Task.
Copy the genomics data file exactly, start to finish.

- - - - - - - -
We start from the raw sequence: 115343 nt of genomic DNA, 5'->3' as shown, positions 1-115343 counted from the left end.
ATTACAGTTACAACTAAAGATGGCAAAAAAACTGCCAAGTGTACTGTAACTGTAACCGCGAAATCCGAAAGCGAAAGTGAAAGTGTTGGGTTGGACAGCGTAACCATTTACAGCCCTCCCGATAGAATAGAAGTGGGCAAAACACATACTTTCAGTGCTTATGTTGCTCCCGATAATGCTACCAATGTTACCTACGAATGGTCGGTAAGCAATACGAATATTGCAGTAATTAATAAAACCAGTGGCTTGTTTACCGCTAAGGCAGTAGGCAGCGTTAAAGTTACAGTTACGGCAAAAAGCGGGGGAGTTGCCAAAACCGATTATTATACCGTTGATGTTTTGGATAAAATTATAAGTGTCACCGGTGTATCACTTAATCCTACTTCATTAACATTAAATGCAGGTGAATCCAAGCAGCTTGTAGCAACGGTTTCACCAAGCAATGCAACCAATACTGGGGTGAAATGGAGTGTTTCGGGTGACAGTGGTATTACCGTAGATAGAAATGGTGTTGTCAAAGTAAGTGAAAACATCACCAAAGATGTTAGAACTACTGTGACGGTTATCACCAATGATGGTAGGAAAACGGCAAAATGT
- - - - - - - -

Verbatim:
We start from the raw sequence: 115343 nt of genomic DNA, 5'->3' as shown, positions 1-115343 counted from the left end.
ATTACAGTTACAACTAAAGATGGCAAAAAAACTGCCAAGTGTACTGTAACTGTAACCGCGAAATCCGAAAGCGAAAGTGAAAGTGTTGGGTTGGACAGCGTAACCATTTACAGCCCTCCCGATAGAATAGAAGTGGGCAAAACACATACTTTCAGTGCTTATGTTGCTCCCGATAATGCTACCAATGTTACCTACGAATGGTCGGTAAGCAATACGAATATTGCAGTAATTAATAAAACCAGTGGCTTGTTTACCGCTAAGGCAGTAGGCAGCGTTAAAGTTACAGTTACGGCAAAAAGCGGGGGAGTTGCCAAAACCGATTATTATACCGTTGATGTTTTGGATAAAATTATAAGTGTCACCGGTGTATCACTTAATCCTACTTCATTAACATTAAATGCAGGTGAATCCAAGCAGCTTGTAGCAACGGTTTCACCAAGCAATGCAACCAATACTGGGGTGAAATGGAGTGTTTCGGGTGACAGTGGTATTACCGTAGATAGAAATGGTGTTGTCAAAGTAAGTGAAAACATCACCAAAGATGTTAGAACTACTGTGACGGTTATCACCAATGATGGTAGGAAAACGGCAAAATGT